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Self-reported olfactory and taste disorders in SARS-CoV-2 patients: a cross-sectional study

Our take —

This study provides some evidence supporting anecdotal reports of COVID-19 patients losing the sense of taste and/or smell. These relatively mild symptoms may be clinically useful in screening for COVID-19, particularly if they arise early in the course of infection. However, this is a small and nonrandom sample of hospitalized patients. Larger studies will help to clarify the prevalence, timing, and prognostic value of these symptoms.

Study design

Case Series

Study population and setting

Patients hospitalized with COVID-19 on March 19, 2020 to the Infectious Disease department of L. Sacco Hospital in Milan, Italy. 59/88 of patients responded to a verbal questionnaire. There were 23 non-respondents due to non-invasive ventilation. 68% of patients were male with a median age of 60.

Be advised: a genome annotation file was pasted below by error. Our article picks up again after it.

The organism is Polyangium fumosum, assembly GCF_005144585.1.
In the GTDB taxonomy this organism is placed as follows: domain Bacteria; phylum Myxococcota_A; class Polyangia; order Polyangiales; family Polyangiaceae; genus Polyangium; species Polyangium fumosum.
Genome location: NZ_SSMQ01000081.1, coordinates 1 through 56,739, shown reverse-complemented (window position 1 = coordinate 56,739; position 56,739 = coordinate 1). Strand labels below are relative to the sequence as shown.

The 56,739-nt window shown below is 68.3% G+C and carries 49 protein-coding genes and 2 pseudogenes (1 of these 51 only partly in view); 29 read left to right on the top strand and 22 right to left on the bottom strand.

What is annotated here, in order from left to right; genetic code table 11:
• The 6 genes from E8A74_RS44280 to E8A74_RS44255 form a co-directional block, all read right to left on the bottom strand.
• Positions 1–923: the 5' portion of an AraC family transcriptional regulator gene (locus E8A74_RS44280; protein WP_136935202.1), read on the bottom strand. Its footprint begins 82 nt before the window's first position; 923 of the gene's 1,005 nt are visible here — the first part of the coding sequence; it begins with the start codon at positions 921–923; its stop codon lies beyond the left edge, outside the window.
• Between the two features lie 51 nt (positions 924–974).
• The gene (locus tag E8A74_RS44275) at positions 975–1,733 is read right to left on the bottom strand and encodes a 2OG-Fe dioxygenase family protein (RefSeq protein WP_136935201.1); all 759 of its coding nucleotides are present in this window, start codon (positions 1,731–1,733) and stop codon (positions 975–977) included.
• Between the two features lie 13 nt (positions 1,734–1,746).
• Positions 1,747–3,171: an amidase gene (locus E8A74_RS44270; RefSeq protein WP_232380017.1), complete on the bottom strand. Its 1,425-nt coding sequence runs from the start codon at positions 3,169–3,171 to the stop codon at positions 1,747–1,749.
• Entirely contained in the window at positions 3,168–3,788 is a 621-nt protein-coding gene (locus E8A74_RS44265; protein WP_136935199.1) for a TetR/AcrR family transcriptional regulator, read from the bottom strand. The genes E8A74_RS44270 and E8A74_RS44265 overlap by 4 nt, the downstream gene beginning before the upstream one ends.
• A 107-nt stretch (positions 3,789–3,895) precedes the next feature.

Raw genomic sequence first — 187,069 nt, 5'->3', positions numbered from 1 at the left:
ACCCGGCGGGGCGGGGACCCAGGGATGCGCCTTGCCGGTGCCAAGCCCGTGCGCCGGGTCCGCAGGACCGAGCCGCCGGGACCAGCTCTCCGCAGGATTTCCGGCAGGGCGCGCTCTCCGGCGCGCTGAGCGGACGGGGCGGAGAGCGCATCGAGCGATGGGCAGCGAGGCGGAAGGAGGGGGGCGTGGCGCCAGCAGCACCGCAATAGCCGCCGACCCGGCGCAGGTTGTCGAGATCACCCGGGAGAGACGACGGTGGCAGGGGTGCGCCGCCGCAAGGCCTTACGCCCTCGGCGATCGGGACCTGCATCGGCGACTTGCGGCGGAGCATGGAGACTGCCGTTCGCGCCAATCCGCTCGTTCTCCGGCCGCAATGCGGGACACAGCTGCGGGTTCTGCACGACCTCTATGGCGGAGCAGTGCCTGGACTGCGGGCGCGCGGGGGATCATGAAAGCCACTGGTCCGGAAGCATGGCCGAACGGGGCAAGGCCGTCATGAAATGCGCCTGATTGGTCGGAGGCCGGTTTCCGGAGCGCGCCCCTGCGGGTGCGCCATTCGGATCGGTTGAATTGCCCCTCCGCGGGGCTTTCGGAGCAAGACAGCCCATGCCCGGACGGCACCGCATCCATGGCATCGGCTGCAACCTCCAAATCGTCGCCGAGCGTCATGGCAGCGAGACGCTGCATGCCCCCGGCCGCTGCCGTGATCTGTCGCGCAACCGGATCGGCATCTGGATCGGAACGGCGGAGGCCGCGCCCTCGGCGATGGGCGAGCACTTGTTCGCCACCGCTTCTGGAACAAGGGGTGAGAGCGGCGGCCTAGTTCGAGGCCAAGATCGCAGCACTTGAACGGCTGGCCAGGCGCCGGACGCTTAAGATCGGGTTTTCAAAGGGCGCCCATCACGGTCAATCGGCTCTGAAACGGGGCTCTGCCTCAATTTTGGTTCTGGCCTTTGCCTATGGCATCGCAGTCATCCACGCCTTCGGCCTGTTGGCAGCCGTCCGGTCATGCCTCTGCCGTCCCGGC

Summary of Main Findings

Twenty patients (34%) reported either a taste or an olfactory disorder. Eleven (19%) reported both. Of those reporting a taste/olfactory disorder, 12 (60%) experienced these symptoms before hospital admission. All patients’ symptoms were persistent at time of interview.

Study Strengths

First study to measure prevalence of this relatively minor symptom that may arise early in disease course.

Limitations

This was a small, nonrandom sample of hospitalized patients that for practical reasons could not include patients with the most severe disease. The questionnaire was ad hoc and did not include validated instruments. By the nature of the case series, those with milder and asymptomatic infection are not included.

Value added

This is the first published study to measure the prevalence of the loss of taste (dysgeusia) and the loss of smell (anosmia) in COVID-19.